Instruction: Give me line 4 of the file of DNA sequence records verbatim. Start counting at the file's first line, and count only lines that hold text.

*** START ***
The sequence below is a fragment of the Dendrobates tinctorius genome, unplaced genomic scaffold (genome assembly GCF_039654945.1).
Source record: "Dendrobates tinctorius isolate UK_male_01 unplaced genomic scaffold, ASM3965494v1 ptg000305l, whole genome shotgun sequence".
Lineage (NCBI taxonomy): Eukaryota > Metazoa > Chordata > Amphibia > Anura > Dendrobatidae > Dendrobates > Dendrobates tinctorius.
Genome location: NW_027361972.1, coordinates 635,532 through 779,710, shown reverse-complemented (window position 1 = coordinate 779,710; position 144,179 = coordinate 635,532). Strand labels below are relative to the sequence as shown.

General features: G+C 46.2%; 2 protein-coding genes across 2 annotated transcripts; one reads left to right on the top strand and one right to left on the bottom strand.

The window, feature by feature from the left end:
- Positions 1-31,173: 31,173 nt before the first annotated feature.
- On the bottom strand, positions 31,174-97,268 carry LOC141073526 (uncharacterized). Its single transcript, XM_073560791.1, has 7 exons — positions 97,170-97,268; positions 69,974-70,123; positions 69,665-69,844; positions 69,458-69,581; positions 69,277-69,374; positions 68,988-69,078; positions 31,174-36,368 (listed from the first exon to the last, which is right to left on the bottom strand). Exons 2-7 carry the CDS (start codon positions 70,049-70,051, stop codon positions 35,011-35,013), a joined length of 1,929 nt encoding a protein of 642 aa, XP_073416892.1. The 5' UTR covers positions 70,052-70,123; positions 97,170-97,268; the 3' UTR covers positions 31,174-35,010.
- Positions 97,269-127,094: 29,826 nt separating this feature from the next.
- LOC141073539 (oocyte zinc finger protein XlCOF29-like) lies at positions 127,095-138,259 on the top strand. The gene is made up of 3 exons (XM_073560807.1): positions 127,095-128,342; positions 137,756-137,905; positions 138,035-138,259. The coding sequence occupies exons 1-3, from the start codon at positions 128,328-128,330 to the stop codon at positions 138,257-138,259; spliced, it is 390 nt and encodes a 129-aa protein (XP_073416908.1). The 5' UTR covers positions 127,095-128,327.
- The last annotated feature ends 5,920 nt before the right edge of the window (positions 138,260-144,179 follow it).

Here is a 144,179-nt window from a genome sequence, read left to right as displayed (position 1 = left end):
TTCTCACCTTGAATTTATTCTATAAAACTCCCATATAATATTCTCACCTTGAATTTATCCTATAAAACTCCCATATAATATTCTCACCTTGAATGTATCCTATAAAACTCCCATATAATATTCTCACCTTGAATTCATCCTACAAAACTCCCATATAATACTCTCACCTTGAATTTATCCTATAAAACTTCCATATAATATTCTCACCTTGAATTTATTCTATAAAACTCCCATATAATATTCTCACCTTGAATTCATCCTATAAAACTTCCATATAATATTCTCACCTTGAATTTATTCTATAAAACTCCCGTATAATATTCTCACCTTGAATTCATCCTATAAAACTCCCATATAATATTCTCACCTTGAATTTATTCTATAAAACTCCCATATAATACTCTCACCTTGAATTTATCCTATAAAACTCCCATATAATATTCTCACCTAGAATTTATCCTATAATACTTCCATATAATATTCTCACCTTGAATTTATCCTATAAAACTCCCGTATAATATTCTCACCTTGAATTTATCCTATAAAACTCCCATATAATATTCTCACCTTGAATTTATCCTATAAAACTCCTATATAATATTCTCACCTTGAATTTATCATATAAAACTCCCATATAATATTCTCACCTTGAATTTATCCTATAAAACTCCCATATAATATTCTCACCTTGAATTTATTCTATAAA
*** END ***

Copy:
Genome location: NW_027361972.1, coordinates 635,532 through 779,710, shown reverse-complemented (window position 1 = coordinate 779,710; position 144,179 = coordinate 635,532). Strand labels below are relative to the sequence as shown.